Garbage Dreams: One Man’s Trash Is Another’s Livelihood

Adham and me, 2007.


The memories are vivid. The dust, the heat, the pervasive stench. The children holding hands, the sweetness of cane juice, and colorful Egyptian weddings. And the garbage. Who could forget the garbage?

It was the summer of 2007, and I was in Mokattam, a garbage village on the outskirts of Cairo, Egypt. In small villages like Mokattam, 60,000 Zaballeen, or “garbage people,” collect and recycle the trash of Cairo’s 18 million residents. Zaballeen manage to recycle 80 percent of what they collect. Most Western cities, in contrast, are lucky to recycle even 30 percent.

The village, and the stories of three local teens—Osama, Adham, and Nabil—are now the subject of an independent documentary film entitled Garbage Dreams, produced and directed by Mai Iskander. Tuesday night, as I sat in a San Francisco screening room, I didn’t know what to expect of a film that aspires to tell the story of a community very close to my heart. I knew to expect familiar faces. Of the three boys profiled, I knew two, and would recognize many others. Mokattam is, as they say, a place where everyone knows everyone.

While gracefully done, Garbage Dreams was not shy about pressing one central conflict: Cairo has contracted with multinational waste disposal corporations in an attempt to modernize. The move has dealt serious blows to the livelihoods of Mokattam’s garbage pickers, and the documentary, filmed over four years, explores how Osama, Adham, and Nabil each find a way to cope—and even to hope—in a world that does not seem to be changing in their favor.

In one scene, Adham and Nabil, 17 and 18, gain sponsorship to travel to a Welsh recycling plant, where they see garbage floating down a conveyor belt, destined for a landfill. The plant’s sorting of recyclables is mechanized but imprecise, and the boys see this immediately. “Recycle,” Adham says in English, holding two small shards of what appears to be glass. His Welsh guide tells him no. Still, Adham and Nabil cannot resist taking two plastic bottles off the line and setting them aside—to them it seemed such a waste to throw away. Gradually, the boys and their community come to believe they must modernize and somehow prove to the residents and the city of Cairo that their methods of waste disposal are better than those of big corporations, which are focused on disposal first, recycling second.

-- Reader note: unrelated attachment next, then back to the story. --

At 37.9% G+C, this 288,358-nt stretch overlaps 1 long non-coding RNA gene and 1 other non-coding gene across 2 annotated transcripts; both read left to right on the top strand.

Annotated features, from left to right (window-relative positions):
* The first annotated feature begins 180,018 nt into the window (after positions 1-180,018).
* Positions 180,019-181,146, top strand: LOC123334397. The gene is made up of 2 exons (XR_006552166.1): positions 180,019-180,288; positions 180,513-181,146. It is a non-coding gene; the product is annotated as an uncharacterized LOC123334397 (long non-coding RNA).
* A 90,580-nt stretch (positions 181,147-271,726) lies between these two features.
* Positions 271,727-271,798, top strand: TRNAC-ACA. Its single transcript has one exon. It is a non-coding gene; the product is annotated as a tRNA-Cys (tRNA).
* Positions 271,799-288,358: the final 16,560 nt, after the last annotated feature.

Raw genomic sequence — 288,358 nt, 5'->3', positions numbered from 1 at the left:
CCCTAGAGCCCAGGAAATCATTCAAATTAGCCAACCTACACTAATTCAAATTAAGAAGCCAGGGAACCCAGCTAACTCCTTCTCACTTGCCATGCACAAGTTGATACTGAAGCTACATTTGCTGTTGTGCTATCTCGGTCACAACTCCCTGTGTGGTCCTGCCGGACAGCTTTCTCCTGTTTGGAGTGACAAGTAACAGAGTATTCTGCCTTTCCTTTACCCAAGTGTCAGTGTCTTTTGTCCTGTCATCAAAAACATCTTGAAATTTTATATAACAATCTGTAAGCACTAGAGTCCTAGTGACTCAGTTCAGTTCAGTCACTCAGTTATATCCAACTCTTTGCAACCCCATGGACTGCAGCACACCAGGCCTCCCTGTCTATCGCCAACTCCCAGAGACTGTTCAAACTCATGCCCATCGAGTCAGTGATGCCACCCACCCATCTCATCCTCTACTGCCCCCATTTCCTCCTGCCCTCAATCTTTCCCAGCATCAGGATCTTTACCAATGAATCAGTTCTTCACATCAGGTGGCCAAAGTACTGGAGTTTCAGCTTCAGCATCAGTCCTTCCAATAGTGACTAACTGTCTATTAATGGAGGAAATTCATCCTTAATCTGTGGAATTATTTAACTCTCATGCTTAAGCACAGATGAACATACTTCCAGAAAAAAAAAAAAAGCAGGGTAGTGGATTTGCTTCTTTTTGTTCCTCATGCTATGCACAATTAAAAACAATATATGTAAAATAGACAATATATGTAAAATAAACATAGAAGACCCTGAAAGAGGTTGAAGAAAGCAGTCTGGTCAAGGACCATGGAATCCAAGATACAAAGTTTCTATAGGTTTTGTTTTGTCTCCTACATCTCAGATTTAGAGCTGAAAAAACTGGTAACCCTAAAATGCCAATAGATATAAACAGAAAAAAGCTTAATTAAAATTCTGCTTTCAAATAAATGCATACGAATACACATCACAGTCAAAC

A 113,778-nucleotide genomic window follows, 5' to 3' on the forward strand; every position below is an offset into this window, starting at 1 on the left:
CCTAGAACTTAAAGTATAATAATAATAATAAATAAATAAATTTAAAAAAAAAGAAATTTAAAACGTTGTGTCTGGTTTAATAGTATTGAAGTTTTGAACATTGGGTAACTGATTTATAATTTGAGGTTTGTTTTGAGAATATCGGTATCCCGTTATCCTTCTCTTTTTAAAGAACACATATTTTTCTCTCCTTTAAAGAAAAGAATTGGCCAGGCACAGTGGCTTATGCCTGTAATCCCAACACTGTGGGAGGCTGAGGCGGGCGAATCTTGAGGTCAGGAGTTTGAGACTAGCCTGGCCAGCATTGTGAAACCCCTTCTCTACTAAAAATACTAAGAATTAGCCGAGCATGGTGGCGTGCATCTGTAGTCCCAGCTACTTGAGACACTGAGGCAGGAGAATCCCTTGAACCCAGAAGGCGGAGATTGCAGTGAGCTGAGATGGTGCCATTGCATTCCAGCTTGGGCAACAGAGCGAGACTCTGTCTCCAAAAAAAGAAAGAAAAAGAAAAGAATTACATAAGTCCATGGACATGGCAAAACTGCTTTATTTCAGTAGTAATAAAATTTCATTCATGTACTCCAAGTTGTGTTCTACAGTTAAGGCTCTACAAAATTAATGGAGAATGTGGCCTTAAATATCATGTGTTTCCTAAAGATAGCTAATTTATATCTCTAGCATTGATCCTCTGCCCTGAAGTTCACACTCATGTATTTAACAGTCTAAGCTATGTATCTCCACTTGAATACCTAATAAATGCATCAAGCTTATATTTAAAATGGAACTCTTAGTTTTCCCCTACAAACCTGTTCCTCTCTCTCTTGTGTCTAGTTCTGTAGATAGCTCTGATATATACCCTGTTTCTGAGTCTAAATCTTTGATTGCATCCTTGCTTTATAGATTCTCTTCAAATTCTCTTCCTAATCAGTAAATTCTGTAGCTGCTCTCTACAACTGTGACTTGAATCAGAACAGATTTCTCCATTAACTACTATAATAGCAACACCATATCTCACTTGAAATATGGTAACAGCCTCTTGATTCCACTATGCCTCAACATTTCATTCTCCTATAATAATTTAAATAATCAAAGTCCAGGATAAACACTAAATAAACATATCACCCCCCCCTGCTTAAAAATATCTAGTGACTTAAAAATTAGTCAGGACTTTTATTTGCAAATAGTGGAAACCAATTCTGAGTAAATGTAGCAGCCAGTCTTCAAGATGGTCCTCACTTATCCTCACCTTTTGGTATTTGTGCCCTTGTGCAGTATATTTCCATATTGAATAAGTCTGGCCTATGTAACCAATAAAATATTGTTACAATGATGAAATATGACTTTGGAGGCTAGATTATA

The documentary leaves largely unexplored a more basic question of whether it is socially just to have an entire class of people relegated to living in a village of garbage. It says little about the many Zabaleen who dream of a different life altogether for their children. But the portrayals of the characters are true to life, the camera captures the village’s strength and vibrance, and the whole thing is guaranteed to make you both choke up and crack a smile at the three boys’ antics. Last week the Directors Guild of America nominated Garbage Dreams‘ director for Outstanding Directorial Achievement in Documentaries, and the film has already won 17 awards from state and international film festivals. To check it out for yourself, try local listings for screenings in your area, or you can wait for the April 2010 broadcast premier on PBS.

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